Charlie Rangel retains Ways and Means gavel
JONATHAN ALLEN | 10/7/09 2:45 PM EDT
Democrats easily rebuffed another Republican attempt to remove Rep. Charles Rangel from his chairmanship of the Ways and Means Committee on Tuesday. But there was a small sign of eroding support for the embattled New York Democrat: Mississippi’s two House Democrats voted against him.
Reps. Gene Taylor and Travis Childers joined nearly all of the Republicans on a vote that effectively killed a resolution by Rep. John Carter (R-Texas) calling for Rangel’s removal while the ethics committee undertakes a sprawling investigation into his finances.
The anti-Rangel votes from two southern Democrats may be seen as minor evidence of mounting pressure on Rangel, whose job remains secure so long as he has the backing of House Speaker Nancy Pelosi (D-Calif.) and the large majority of the Democratic Caucus.
“These votes show that support for the Democratic Leaders’ decision to sweep this matter under the rug is starting to crack,” said Michael Steel, a spokesman for Minority Leader John Boehner (R-Ohio).
Six Republicans sided with Rangel on Wednesday: Reps. Peter King of New York, Tim Murphy of Pennsylvania, Dana Rohrabacher of California, Walter Jones of North Carolina, Don Young of Alaska and Ron Paul of Texas.
A similar effort by Carter in February garnered no Democratic support.
Democrats’ parliamentary maneuvering ensured there would be no debate on the resolution, but Republicans clearly believe that forcing Democrats to defend Rangel with a roll call vote is good politics.
“We cannot tolerate a double standard in this country, one for the common man and another for the rich and powerful,” Carter said Wednesday. “To allow Mr. Rangel to continue to serve as chairman of the very committee with IRS oversight, without paying a nickel in penalties, and with no end in sight to his ethics investigation, sends a clear message to the American public that this government refuses to abide by the same laws they impose on the working people of this country. With this vote, those people can see exactly where their representative stands on the issue of equality under the law.”
Rangel balked at an effort to have the House supersede the ethics process.
"It's unfair," Rangel said Wednesday morning. "I think the ethics committee should get a chance to work its will."
Congressional ethics investigations are notoriously opaque and can often take months to complete, which is why Republicans are frustrated with the Rangel situation. But the chairman continues to have the full backing of Democratic leaders.
“We will await that [ethics] report,” Majority Leader Steny H. Hoyer of Maryland said Wednesday. “Prior to that, any actions making reference to Chairman Rangel would be premature.”
The committee has its hands full, as new revelations about Rangel’s complicated finances seem to pop up every few months.
Most recently, Rangel restated his legally required personal financial disclosure, showing an asset range that jumped from roughly $500,000 to $1.3 million to $1 million to $2.5 million.
That was the latest in a string of incidents that have shined the spotlight on the Rangel’s personal and political conduct. He has admitted to failing to report income from a Dominican vacation home, and he has been accused of breaking New York City rules by maintaining multiple rent-controlled apartments, including a campaign office.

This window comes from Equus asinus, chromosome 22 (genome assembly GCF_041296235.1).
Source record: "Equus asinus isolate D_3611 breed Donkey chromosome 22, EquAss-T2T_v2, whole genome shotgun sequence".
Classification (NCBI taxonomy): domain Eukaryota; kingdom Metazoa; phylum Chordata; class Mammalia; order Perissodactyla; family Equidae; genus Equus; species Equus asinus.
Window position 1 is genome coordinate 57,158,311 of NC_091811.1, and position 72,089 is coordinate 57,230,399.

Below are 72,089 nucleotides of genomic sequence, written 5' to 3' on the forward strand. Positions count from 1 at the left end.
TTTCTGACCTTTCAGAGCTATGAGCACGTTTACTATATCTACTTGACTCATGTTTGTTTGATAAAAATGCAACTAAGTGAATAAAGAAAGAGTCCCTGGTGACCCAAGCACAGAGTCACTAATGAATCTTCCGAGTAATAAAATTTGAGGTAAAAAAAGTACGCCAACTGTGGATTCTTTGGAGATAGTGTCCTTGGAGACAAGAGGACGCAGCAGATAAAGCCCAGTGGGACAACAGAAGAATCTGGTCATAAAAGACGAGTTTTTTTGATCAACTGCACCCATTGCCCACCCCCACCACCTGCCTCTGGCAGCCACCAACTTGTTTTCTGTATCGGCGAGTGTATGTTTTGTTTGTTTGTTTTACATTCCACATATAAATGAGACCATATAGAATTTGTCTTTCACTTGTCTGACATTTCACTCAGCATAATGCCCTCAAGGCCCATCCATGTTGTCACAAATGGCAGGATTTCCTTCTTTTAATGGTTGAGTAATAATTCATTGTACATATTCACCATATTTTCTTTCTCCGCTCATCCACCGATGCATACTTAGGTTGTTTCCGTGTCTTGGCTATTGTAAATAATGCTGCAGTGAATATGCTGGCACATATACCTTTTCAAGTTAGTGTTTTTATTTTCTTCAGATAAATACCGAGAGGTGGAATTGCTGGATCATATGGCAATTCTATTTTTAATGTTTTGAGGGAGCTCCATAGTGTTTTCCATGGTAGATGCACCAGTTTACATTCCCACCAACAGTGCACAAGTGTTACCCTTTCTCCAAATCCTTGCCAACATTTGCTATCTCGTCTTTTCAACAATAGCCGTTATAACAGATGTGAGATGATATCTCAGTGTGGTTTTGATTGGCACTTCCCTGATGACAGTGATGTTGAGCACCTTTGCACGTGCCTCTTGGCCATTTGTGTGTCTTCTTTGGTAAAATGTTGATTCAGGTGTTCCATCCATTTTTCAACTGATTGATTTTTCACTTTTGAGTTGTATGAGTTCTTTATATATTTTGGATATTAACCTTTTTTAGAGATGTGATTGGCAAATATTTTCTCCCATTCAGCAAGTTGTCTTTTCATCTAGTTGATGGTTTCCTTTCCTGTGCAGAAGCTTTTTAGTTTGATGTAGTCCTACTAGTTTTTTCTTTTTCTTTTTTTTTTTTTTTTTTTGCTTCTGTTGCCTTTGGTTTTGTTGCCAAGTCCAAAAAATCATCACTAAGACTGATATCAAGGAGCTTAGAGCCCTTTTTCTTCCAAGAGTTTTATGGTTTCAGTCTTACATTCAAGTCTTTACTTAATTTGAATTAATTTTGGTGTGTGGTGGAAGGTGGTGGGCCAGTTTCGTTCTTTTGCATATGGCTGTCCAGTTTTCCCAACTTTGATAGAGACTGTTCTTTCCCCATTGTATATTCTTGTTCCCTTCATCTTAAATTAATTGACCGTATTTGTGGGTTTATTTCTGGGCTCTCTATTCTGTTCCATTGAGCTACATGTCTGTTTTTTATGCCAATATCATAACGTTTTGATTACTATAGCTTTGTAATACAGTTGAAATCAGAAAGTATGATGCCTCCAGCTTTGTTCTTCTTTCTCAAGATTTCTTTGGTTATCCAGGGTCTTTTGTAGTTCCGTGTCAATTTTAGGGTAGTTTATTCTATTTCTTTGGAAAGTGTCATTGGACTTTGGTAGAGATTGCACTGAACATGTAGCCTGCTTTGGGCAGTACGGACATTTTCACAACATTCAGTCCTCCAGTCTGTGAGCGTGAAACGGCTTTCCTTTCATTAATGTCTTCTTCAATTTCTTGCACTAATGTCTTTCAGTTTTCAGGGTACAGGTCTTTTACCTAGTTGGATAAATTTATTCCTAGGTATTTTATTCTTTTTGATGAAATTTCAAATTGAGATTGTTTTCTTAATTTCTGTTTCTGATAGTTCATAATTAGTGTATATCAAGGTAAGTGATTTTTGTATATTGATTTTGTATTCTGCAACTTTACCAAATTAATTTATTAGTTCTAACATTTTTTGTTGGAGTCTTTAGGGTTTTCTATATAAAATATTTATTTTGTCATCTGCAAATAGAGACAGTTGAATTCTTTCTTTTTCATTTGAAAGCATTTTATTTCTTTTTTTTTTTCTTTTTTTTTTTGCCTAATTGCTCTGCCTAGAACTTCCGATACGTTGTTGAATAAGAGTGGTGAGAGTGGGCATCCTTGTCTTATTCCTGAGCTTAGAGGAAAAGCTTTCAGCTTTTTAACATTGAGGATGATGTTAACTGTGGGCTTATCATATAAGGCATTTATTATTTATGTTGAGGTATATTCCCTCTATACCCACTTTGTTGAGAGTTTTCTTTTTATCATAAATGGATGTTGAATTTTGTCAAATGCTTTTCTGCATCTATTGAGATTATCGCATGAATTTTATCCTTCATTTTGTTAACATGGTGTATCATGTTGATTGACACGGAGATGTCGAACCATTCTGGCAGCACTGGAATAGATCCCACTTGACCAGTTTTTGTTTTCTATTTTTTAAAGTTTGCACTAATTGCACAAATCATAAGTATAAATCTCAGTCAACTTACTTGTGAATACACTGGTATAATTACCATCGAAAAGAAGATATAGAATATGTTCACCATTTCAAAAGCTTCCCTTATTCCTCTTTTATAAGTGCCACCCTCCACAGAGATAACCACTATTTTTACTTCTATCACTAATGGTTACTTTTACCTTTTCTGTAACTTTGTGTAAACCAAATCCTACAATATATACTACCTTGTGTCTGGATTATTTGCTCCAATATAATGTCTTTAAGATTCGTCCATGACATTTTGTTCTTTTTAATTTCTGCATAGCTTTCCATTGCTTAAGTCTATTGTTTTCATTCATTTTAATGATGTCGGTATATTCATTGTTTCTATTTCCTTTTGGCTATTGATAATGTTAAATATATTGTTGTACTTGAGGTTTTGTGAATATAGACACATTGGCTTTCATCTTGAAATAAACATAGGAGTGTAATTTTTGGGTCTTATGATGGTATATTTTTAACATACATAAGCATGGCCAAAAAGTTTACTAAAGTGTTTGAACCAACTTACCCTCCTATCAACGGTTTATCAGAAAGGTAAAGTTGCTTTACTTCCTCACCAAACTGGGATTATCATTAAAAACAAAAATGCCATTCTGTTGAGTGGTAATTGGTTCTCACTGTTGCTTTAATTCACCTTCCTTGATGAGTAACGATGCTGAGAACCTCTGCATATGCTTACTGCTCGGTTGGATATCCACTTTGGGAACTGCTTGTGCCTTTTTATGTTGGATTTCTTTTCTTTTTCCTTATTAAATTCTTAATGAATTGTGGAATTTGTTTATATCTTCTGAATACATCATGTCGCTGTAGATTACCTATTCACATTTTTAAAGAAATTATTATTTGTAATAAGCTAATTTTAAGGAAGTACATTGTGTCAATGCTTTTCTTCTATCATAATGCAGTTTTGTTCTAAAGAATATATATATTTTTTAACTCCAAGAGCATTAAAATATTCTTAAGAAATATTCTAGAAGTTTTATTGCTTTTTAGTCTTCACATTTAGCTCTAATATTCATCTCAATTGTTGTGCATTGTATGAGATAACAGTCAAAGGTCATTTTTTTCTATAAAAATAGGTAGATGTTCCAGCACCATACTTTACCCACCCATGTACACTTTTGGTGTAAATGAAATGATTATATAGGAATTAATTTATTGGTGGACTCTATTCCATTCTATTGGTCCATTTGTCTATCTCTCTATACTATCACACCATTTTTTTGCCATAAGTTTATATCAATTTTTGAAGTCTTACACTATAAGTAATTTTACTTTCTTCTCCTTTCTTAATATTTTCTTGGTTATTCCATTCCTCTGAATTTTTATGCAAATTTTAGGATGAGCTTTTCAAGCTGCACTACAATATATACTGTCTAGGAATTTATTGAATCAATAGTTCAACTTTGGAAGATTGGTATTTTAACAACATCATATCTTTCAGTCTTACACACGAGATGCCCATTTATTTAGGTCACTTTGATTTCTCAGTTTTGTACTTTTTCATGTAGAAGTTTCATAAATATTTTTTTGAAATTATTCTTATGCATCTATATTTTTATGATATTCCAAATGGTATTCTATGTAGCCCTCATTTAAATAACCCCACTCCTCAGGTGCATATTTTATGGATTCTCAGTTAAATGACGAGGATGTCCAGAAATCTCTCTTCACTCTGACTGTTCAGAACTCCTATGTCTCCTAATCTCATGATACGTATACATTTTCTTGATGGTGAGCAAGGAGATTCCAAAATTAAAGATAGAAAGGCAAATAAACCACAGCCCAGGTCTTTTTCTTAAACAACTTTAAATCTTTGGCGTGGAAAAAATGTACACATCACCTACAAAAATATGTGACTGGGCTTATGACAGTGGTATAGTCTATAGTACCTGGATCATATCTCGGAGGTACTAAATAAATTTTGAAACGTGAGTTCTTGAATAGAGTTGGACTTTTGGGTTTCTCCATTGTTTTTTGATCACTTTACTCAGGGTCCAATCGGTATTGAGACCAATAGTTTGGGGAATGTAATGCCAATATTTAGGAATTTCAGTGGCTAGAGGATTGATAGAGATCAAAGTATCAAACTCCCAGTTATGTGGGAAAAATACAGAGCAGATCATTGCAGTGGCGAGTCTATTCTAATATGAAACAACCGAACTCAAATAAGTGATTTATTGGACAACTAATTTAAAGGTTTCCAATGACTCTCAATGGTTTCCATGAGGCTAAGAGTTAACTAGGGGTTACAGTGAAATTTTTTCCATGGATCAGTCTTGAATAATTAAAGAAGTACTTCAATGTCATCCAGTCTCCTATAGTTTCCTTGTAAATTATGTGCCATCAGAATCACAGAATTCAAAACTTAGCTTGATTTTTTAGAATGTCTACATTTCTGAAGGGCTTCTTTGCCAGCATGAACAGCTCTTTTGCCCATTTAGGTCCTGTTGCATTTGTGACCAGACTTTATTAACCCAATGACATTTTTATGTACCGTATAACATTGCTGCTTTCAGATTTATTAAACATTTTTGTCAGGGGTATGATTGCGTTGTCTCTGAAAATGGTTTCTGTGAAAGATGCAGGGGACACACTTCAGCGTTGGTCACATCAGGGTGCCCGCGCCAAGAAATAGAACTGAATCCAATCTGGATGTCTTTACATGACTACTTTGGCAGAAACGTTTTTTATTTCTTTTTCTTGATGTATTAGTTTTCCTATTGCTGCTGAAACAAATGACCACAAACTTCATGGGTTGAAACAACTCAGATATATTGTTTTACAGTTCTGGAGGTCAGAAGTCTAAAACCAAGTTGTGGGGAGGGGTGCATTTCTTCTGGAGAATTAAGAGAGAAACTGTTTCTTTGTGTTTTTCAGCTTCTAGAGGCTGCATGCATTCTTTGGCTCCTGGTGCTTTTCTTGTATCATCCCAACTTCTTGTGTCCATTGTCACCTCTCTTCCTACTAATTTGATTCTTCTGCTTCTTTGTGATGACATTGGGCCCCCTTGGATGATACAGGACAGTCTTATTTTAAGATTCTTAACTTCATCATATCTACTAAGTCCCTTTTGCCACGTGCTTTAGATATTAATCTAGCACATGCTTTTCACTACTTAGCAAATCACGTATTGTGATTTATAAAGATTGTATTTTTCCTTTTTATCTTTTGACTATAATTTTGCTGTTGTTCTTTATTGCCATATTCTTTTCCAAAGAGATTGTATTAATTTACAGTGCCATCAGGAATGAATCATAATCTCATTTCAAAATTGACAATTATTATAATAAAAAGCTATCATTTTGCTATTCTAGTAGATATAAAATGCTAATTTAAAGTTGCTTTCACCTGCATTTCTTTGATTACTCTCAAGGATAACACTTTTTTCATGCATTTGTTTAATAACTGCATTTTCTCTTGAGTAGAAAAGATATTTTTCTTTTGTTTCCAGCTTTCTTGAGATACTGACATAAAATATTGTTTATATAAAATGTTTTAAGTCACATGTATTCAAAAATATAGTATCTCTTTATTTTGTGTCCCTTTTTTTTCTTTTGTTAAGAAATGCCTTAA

He also has come under fire for allegations that he used official letterhead to solicit private funding for a City College of New York Center created by an earmark and named for him and that he helped retain a tax break for a donor to the center. The New York Post reported Wednesday morning that Rangel secured a $3 million earmark in the House’s Defense Appropriations bill for another arm of CCNY.
Rangel, known for camera-ready bonhomie, may be less visible to television audiences these days. But he has been meeting regularly with Democratic leaders and various party factions to help fashion a health care overhaul. After a recent meeting of the Democratic whip team, Rep. Jim Moran (D-Va.) said Rangel “is here to know what the members are thinking.”
Regardless of what they’re thinking, their votes say it’s not time for Rangel to step aside.
Rangel’s office believes the ethics push is also a Republican effort to derail health care.
“Let’s look at this resolution for what it really is – a highly partisan effort designed to undermine the important work in Congress on health care reform,” a Rangel spokesman said after the vote.
Technically, the House voted on Wednesday to refer Carter’s resolution to the ethics committee, which already is investigating Rangel and would essentially take the referral under advisement. The final tally was 246 to 153, with 19 lawmakers voting present. That vote came on the heels of another procedural vote on which Rangel prevailed 243 to 156, with 19 present votes.
On the first vote, Childers sided with Rangel. His spokeswoman did not immediately return POLITICO’s request for comment.
Asked before the vote whether Rangel would see an erosion of support, Taylor said “I guess we’ll know in a few hours, won’t we?”
Carter made a bit of a spectacle on the floor, taking about 18 minutes to read a resolution with a seemingly limitless supply of “whereas” clauses. When Democrats objected to forcing the clerk to re-read the entire thing, Republicans refused to consent to dispensing with the reading. In all, the affair took about an hour.
Wednesday, October 7, 2009
Unrepentant (and inexplicable) -- Charlie Rangel's new best friend, RON PAUL ?!?